This raises a bunch of red flags (also confirmed by googling the email address it came from), but I don't quite understand how this scam is actually supposed to work. So, here it goes:

  • I put up an ad (for a guitar, 90€) on LeBonCoin (the French equivalent of Craigslist).

  • Someone contacts me by text message (anonymous with no actual phone number), saying they want to continue by email.

  • I then get an email, with roughly the following content (rough translation):

    OK, I will buy it, but I need to send you cash by "express DHL letter". The DHL driver will pick up the item when he gives you the cash. I need the following information: full name, postal address, price of the item, and your phone number.

I'm guessing that this works by them requesting some "delivery fee" in advance, but does anyone know how this actually works?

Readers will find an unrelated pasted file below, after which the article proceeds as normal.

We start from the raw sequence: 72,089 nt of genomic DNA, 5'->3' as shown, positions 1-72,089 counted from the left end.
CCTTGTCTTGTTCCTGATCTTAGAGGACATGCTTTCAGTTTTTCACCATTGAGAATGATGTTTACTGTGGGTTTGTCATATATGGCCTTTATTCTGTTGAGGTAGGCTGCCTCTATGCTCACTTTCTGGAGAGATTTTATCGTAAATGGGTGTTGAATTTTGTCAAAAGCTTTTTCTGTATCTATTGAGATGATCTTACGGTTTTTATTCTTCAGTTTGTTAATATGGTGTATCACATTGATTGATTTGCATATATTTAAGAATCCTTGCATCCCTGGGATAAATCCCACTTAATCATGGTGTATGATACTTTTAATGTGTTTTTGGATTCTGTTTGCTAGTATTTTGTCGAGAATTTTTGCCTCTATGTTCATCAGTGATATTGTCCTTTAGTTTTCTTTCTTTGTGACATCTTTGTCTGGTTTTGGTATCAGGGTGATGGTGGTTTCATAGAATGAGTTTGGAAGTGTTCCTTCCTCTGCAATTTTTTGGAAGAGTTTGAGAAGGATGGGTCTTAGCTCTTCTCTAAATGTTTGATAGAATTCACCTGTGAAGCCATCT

• 40
    Bonjour, as well as the answers below it is possible they simply want your accurate Name, Address, Phone. Later, or in another way, they may get your identity number and perhaps birthdate. My sense is that scammers have "low paid scammers" (!) who sit there and endlessly gather such info in just this way. I too have seen such a "scam" where seemingly all they "want to scam" is your exact name/address. The other answer has explained "shipment scam" nicely! cordialement
    – Fattie
    Jul 17, 2018 at 12:03
  • 3
    leboncoin.fr is full of scammers(both buyers and sellers), be very careful everytime you sell an item on this site, there's pretty sofisticated scam nowadays, what you're explaining looks a lot like one of them
    – Kiwy
    Jul 17, 2018 at 14:51

4 Answers 4


It looks like a "shipment scam" mixed with "bait and switch". There are few ways you can get robbed: